The defining characteristic of winning teams is not only rockstar team members. To truly reach a team’s best potential, a team needs unity in spirit, ideology, motivation, and — most importantly — practices.
If there is an established and agreed-upon modus operandi, team members can move together with more momentum, impact, and efficiency as the expectations of the team are clear among all its members.
A good example of this in action is a well-orchestrated basketball team throwing no-look passes to each other.
Core Code Standards
How can we get one step closer to no-look passes within our engineering team?
Last year we put together a code standards document that all members within our team had input into by either direct authorship or peer reviews of other members’ additions. This document is centrally published within our team’s Notion page.
This document is our agreed-upon modus operandi and covers everything from general principles to abide by to general code standards, testing standards, and pull request review guidelines. For context, below you can see a snippet of the table of contents for our current guidelines.
Our code standards document is a public and written declaration of expectations that can be referenced by team members whenever helpful. Our centralized document is an attempt to alleviate the inefficiencies of oral tradition and tribal knowledge that breed naturally in many engineering organizations.
With the use of codified standards, we increase momentum of the team’s output since we bypass the need for explanations and conversations of unwritten rules that the team currently follows. The core code standards can be referenced by team members during the PR review process as well as discussed during team tag-ups to further validate or amend current guidelines.
Finally, uniformity and predictability of code are also positive byproducts of the document.
A Living Document
The set of standards is a living document wherein any members of the team can propose any amendments to the document. Amendments can be officially added to the document if voted in by a majority of the team.
Our team has a weekly tag-up, and one of the agenda items is to go over specific amendment or addition requests to the document. Prior to the meeting, the reviewer will tag team members for review so they can come into the meeting with context on what is attempted to be codified.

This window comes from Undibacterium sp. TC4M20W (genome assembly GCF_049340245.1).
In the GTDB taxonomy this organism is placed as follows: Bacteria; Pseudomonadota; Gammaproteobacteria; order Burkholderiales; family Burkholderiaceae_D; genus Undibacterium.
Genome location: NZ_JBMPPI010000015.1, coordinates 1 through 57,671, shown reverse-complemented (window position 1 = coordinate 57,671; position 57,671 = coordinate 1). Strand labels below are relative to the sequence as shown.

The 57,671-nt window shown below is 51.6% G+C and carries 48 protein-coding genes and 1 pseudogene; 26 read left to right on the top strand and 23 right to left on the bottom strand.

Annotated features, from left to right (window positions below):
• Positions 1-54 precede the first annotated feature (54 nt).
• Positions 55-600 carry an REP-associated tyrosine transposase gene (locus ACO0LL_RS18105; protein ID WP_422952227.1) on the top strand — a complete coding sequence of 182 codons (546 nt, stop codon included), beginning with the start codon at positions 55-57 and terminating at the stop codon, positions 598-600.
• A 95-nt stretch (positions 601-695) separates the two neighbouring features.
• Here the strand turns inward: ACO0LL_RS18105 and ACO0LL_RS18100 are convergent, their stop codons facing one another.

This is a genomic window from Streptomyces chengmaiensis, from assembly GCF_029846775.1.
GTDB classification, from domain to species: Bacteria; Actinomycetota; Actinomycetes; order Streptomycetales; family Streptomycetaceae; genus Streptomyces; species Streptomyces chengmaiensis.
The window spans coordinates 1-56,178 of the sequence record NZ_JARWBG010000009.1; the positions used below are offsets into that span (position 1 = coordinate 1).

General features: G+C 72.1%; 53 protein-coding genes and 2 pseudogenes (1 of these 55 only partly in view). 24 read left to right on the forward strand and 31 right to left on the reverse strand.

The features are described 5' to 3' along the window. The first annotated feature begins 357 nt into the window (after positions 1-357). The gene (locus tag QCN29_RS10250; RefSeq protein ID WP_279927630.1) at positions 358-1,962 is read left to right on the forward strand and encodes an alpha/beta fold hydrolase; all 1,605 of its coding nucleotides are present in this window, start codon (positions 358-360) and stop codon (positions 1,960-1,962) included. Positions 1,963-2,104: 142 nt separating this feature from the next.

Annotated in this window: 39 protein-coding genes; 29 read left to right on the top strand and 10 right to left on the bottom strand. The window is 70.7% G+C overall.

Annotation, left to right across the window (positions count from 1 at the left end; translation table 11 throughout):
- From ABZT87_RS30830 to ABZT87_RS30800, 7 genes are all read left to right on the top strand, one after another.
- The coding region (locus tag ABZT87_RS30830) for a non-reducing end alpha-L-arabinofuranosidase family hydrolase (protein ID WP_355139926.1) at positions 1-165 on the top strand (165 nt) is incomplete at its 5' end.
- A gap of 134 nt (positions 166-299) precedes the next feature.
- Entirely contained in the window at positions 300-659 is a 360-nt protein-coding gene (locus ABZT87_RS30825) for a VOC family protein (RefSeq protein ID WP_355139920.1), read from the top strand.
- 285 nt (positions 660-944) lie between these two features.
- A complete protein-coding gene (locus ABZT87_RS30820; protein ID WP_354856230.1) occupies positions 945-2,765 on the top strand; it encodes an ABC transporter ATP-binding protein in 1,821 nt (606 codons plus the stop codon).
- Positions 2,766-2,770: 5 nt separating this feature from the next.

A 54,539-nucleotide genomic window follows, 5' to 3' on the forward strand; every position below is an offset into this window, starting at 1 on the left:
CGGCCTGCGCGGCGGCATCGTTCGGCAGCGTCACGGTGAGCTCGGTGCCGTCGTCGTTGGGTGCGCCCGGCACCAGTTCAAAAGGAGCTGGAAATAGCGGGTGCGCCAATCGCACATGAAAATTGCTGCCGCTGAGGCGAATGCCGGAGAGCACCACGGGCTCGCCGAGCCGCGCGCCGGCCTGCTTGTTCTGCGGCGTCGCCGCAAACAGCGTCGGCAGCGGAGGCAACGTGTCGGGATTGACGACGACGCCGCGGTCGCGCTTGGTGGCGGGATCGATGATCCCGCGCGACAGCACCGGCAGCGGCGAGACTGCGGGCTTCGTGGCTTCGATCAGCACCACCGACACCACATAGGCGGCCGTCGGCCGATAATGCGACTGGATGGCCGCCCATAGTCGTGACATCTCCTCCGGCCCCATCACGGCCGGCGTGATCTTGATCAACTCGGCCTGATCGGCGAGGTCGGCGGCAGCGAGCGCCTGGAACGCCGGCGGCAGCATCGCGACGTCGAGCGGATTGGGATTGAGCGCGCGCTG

Team members will often discuss the pro’s and con’s of the amendments asynchronously over comment threads prior to the tag-up. This engagement increases buy-in from others as they will have an opportunity to reword and rescope portions of the amendment to achieve a comfortable middle-ground.
The goal of the document — to quote our VP of Engineering, John Whitfield — is coming together, not to get things right. Even if some people disagree with a particular section, we’re bought into the idea that following the same standards will make us more effective.
This document is relatively new, and naturally, some unknowns lie ahead. Some unknowns include:
- Will Notion be an adequate platform for a living document? Or would we greater benefit from using Git as our main method of preservation and amendment?
- What is the best amendment voting method? Would it be better as a live, transparent vote or an anonymous vote?
- How can we delineate certain rules without being too pedantic or prescriptive? We would like to provide guidelines but also assume a certain level of reasonableness among the team.
- Should we ensure the widespread adoption of this document among all engineering teams? Or is it better on a per team basis?
Despite all these unknowns, what is most important is that we create a system in which reinforcing feedback loops will increase developer momentum and overall codebase health. If we implement these kinds of checks at the systems level, we can allow engineering teams to do what they are needed to do best: output features!
Initially, when I first took a stab at creating a code standards document, there was simply so much to say at various levels of abstraction. I began writing the document many times on my computer. Each time I would go back and realize that it was written at such a high level that it sounded almost proverbial. I didn’t like the sound of this and also did not think this type of blanket proselytization would be of any practical use to anybody.
Instead of trying to add an overarching thesis to how to approach engineering, it proved markedly more helpful to think of specific instances wherein a codified standard would have improved team momentum and decreased the need for a conversation on the approach. To do this I simply took a walk in the park. Literally. With my voice recorder on, I spoke my thoughts aloud as I recalled various relevant moments. Afterwards, I transcribed all my thoughts into the document and used that as the baseline draft for other teammates to add to and amend. This may not be the best advice for everyone, but it certainly helped me get rolling.
Once you have a document, how can you increase engagement, ownership, and validity of the document? My advice is to look out for opportunities to ask team members to add to the document whenever possible. If there is something someone is struggling with because it is not codified, ask them to add to the core code standards! Not only is it good to codify ambiguities for future reference, it will also increase engagement, ownership, and validity of the document among the team.
Interested in joining a team that is constantly refining processes in a democratic way? We’re hiring!